In some places it’s easy enough to just arrive in town and find a room for the night. But the southwest can get really busy, especially at weekends, so you take the chance of either not finding somewhere or having to pay up for a really expensive room. We booked our accommodation in advance but still struggled to find good places to stay in Moab and Sedona within our budget, even a month ahead. So even if you don’t want to book everything in advance it’s worth checking out prices and availability before you go to get an idea.
Look for accommodation with extras
With so many hotels competing for business you can often get extras thrown in for free. Outside of Las Vegas, everywhere we stayed had free wifi, but you can also get a lot more. One hotel offered free international phone calls, another had a $1 guest laundry, one gave us a glass of wine on arrival and a couple threw in free breakfasts or homemade cookies and coffee in the lobby.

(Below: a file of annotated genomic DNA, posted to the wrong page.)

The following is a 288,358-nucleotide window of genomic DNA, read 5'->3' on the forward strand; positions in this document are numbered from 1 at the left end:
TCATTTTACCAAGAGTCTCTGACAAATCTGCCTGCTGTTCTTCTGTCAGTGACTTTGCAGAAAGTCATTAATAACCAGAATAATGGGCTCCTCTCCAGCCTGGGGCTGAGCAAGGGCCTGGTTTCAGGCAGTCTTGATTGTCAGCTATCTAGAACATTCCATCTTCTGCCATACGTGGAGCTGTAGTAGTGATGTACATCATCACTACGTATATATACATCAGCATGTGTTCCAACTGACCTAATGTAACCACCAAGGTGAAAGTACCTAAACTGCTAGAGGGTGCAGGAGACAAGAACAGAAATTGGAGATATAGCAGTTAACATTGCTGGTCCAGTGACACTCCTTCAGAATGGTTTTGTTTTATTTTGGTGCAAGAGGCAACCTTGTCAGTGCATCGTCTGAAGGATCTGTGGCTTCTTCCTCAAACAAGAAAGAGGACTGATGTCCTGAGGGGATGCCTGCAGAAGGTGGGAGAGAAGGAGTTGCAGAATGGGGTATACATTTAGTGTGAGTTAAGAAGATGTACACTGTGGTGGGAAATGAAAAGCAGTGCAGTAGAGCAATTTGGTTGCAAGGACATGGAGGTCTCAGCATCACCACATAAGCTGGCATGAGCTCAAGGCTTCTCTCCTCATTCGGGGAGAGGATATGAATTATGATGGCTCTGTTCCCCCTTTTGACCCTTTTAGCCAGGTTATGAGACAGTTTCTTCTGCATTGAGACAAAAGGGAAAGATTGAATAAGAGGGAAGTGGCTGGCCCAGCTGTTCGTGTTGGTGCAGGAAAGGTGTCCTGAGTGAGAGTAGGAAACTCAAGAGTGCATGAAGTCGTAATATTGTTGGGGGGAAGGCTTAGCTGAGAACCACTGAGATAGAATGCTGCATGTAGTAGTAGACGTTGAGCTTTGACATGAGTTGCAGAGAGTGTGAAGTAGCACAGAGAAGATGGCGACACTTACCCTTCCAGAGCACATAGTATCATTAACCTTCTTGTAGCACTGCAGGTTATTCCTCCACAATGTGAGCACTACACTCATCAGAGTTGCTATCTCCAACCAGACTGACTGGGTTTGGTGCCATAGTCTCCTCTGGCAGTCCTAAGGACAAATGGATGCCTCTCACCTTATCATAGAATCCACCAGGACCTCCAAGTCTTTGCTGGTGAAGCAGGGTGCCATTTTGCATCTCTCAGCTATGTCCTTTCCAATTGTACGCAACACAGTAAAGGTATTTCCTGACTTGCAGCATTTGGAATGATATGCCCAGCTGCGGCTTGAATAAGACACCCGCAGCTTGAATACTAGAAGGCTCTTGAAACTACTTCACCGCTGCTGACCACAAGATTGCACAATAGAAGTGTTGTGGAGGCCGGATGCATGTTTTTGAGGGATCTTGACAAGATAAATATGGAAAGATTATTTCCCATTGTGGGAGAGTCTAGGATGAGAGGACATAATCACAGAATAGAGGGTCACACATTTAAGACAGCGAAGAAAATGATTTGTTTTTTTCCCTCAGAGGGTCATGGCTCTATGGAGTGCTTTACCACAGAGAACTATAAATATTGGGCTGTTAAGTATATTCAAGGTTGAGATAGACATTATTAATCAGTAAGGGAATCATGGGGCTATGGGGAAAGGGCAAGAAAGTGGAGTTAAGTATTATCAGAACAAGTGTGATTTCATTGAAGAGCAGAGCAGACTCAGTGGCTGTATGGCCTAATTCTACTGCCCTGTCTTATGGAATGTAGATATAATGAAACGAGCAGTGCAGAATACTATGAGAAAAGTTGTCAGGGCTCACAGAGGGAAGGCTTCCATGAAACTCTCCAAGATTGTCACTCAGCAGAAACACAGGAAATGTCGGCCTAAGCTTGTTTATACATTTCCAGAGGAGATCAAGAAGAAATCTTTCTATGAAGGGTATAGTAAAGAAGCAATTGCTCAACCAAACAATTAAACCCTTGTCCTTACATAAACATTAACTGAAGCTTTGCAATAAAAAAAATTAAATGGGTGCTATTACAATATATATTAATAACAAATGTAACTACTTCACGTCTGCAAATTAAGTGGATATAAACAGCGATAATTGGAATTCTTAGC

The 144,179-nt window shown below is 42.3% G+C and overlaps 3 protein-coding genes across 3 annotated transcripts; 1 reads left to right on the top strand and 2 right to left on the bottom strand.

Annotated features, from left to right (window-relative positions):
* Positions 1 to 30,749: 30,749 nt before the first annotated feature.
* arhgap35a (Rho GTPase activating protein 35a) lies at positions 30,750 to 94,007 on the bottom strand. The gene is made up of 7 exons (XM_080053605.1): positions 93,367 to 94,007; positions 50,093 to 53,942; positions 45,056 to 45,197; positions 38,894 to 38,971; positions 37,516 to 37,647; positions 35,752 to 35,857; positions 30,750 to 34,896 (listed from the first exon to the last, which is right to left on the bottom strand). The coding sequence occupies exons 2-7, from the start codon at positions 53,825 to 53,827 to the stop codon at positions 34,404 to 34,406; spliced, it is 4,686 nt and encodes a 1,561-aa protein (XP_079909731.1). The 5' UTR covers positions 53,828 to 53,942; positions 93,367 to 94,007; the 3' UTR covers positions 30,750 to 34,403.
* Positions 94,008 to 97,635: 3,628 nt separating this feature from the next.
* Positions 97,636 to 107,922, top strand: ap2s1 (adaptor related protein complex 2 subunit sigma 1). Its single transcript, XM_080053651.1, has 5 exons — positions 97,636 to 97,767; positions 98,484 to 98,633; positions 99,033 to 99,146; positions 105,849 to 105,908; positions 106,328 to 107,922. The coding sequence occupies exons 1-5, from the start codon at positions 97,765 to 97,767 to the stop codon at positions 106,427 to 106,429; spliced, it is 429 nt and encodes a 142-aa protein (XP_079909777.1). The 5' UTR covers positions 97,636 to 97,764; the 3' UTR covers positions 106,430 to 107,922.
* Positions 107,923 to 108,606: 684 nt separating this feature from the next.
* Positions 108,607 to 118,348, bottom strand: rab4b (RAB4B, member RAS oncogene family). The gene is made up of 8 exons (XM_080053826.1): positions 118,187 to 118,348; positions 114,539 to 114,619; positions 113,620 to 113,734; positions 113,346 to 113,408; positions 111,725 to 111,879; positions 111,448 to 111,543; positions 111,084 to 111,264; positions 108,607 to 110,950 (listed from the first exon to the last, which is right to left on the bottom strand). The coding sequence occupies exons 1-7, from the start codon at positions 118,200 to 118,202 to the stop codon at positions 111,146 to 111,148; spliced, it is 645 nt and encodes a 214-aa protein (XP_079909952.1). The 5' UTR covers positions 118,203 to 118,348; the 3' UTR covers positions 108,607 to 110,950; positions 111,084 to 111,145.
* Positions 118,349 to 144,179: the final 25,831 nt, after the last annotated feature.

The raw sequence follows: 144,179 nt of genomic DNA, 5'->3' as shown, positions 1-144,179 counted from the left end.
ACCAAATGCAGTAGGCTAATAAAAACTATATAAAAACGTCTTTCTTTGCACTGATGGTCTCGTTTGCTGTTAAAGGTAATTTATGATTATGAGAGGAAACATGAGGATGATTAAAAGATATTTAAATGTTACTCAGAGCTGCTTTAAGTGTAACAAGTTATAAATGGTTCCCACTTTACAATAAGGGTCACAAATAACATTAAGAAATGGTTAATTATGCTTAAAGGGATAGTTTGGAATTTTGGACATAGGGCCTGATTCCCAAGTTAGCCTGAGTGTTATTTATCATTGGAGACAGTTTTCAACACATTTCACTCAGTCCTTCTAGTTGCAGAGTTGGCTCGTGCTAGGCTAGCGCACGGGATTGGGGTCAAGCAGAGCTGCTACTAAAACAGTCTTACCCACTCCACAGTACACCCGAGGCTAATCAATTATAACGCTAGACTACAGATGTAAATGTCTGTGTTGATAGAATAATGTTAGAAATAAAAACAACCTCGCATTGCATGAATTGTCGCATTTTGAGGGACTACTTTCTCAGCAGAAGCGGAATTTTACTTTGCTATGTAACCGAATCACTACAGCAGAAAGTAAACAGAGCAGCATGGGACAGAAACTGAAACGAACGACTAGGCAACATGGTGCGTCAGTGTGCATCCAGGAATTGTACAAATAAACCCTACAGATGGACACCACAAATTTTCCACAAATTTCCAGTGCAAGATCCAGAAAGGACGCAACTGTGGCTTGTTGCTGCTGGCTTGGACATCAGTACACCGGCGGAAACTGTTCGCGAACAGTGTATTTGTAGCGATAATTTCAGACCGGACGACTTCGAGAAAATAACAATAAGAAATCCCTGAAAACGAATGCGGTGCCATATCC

Buy a cooler
You can pick up a small cooler for $15 from CVS or Walmart, or we got a foil-lined bag with our shopping from Whole Foods for a couple of dollars which did the job too. If you buy some reuseable freezer blocks then most hotels have fridges with freezer compartments where you can refreeze them. Otherwise there are usually ice machines or ice bags available – I also read a clever tip about putting a sponge into a bag of ice so that when it melts the sponge soaks up the water and stops it leaking everywhere.
Stock up at the supermarket